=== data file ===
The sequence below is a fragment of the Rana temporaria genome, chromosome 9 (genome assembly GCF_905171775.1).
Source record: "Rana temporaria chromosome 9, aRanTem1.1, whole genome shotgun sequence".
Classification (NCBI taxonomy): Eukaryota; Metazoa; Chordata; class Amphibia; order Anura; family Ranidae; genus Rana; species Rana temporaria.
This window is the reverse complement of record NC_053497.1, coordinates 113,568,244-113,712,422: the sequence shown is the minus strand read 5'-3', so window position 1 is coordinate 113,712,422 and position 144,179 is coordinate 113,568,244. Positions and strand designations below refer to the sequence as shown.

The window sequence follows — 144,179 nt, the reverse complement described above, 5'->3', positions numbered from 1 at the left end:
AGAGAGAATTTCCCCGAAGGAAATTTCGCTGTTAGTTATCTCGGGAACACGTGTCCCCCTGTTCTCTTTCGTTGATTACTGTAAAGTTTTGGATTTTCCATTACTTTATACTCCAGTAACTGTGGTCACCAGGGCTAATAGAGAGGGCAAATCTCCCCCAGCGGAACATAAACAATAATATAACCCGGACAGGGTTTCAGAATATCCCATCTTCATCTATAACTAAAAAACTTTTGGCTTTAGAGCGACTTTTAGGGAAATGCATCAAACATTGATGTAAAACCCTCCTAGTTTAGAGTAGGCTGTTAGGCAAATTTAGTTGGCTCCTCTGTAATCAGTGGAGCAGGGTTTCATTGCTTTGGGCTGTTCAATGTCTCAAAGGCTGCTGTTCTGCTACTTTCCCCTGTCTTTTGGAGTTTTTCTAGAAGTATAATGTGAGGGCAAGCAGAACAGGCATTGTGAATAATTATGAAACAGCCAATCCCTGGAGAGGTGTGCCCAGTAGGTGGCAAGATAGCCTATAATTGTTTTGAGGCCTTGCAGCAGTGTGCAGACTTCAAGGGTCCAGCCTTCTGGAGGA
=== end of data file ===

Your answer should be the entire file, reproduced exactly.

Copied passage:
The sequence below is a fragment of the Rana temporaria genome, chromosome 9 (genome assembly GCF_905171775.1).
Source record: "Rana temporaria chromosome 9, aRanTem1.1, whole genome shotgun sequence".
Classification (NCBI taxonomy): Eukaryota; Metazoa; Chordata; class Amphibia; order Anura; family Ranidae; genus Rana; species Rana temporaria.
This window is the reverse complement of record NC_053497.1, coordinates 113,568,244-113,712,422: the sequence shown is the minus strand read 5'-3', so window position 1 is coordinate 113,712,422 and position 144,179 is coordinate 113,568,244. Positions and strand designations below refer to the sequence as shown.

The window sequence follows — 144,179 nt, the reverse complement described above, 5'->3', positions numbered from 1 at the left end:
AGAGAGAATTTCCCCGAAGGAAATTTCGCTGTTAGTTATCTCGGGAACACGTGTCCCCCTGTTCTCTTTCGTTGATTACTGTAAAGTTTTGGATTTTCCATTACTTTATACTCCAGTAACTGTGGTCACCAGGGCTAATAGAGAGGGCAAATCTCCCCCAGCGGAACATAAACAATAATATAACCCGGACAGGGTTTCAGAATATCCCATCTTCATCTATAACTAAAAAACTTTTGGCTTTAGAGCGACTTTTAGGGAAATGCATCAAACATTGATGTAAAACCCTCCTAGTTTAGAGTAGGCTGTTAGGCAAATTTAGTTGGCTCCTCTGTAATCAGTGGAGCAGGGTTTCATTGCTTTGGGCTGTTCAATGTCTCAAAGGCTGCTGTTCTGCTACTTTCCCCTGTCTTTTGGAGTTTTTCTAGAAGTATAATGTGAGGGCAAGCAGAACAGGCATTGTGAATAATTATGAAACAGCCAATCCCTGGAGAGGTGTGCCCAGTAGGTGGCAAGATAGCCTATAATTGTTTTGAGGCCTTGCAGCAGTGTGCAGACTTCAAGGGTCCAGCCTTCTGGAGGA